Date of this Version
[Extract] In 1992, The American Bar Association Task Force Report on legal education and professional development was published. Part of the central mission of the Task Force was to identify the skills and values required by a competent lawyer. Ten skills were identified. The second of these is legal analysis and reasoning
Legal reasoning is usually a fundamental element in the teaching and understanding of law in comllion law countries. In most core substantive law courses this takes place at least in part through a study of cases and the use ofstandard undergraduate problems. These problems are generally fairly straightforward fact patterns designed to raise one or more issues within a specific area of law.
At Bond University specific structures are generally used in teaching legal reasoning. The hypothesis underlying their use is that students using such structures will improve their legal reasoning. The first part of this article describes an experiment to test the use by students of one such structure.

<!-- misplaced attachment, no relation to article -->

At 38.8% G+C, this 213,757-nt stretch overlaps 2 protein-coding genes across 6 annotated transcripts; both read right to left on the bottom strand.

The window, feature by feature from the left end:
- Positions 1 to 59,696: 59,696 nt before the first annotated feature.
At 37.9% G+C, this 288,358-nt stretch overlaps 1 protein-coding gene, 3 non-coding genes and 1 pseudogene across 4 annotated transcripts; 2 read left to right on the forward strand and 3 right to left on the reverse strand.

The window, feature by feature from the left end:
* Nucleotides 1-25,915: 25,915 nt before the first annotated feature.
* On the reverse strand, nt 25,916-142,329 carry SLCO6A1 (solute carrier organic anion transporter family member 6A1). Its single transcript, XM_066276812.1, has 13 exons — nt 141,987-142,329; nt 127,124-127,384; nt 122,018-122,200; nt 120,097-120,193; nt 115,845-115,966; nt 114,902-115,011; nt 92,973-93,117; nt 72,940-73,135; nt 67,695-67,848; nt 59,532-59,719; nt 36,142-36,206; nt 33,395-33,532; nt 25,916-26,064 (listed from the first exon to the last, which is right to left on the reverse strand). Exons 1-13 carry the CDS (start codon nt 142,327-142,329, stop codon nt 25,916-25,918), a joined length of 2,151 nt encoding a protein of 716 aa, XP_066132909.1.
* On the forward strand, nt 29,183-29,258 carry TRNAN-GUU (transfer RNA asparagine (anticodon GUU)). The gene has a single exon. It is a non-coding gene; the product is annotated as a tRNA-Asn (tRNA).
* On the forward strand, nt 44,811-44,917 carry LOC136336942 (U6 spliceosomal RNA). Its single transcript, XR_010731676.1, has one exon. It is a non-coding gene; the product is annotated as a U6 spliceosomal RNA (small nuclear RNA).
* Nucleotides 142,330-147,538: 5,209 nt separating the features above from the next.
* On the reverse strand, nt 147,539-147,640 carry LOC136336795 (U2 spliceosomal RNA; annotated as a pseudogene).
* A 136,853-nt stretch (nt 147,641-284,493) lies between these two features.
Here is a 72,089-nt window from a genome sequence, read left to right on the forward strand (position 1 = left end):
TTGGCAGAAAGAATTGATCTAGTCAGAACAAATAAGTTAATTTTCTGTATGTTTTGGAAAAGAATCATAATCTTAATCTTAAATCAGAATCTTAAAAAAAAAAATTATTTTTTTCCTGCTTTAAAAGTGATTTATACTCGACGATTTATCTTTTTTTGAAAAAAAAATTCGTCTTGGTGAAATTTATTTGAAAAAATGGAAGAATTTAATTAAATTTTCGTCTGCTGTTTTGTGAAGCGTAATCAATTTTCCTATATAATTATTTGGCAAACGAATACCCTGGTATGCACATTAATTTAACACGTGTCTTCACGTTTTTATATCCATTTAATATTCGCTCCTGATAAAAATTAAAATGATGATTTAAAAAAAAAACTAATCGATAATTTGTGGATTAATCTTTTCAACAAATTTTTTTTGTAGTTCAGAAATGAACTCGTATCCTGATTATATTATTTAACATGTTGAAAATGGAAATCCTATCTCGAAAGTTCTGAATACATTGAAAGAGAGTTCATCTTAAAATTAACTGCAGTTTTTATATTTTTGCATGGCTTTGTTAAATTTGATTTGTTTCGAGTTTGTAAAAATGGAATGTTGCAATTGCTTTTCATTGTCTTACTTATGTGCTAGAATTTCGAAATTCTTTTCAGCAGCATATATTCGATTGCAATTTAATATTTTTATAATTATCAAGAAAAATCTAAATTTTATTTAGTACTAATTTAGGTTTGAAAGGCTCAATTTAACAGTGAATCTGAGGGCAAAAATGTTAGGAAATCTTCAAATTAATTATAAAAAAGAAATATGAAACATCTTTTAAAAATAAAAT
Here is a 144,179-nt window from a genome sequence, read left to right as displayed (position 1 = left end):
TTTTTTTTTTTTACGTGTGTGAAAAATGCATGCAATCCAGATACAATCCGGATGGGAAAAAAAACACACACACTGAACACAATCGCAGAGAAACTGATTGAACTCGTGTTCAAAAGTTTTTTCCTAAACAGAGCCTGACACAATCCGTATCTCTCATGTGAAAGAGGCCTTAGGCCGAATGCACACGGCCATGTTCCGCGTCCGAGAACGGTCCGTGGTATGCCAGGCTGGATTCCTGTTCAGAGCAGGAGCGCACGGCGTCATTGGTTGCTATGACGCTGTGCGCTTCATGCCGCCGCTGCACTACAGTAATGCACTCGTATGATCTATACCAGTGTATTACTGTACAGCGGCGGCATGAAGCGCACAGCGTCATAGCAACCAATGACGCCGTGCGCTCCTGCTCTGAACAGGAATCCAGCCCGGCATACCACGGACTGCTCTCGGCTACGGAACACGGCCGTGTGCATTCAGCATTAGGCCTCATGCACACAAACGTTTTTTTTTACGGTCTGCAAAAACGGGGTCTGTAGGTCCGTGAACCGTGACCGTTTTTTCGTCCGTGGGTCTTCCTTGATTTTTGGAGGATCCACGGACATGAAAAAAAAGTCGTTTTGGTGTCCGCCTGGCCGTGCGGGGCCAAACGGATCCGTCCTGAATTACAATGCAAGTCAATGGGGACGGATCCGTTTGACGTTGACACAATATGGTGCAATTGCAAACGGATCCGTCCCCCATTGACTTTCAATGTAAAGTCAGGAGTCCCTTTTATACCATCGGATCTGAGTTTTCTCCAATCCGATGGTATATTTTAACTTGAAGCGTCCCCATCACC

The second part of this article gives the results of the research, which are categorised according to the aims, and a discussion of those results. The aims are categorised as follows:
* whether students used the structure taught
* whether students using the structure, applied it well and if not, why not
* whether students using the structure applied it consistently
* whether students' application of the structure improved
* whether it could be shown that students' marks improved as a result of using the structure.
The third part of this article draws some conclusions as to the weight which should be placed on unstructured anecdotal evidence in assessing success in teaching methods; discusses some difficulties in teaching legal reasoning to undergraduates; and places the results of this experiment in context.
This document has been peer reviewed.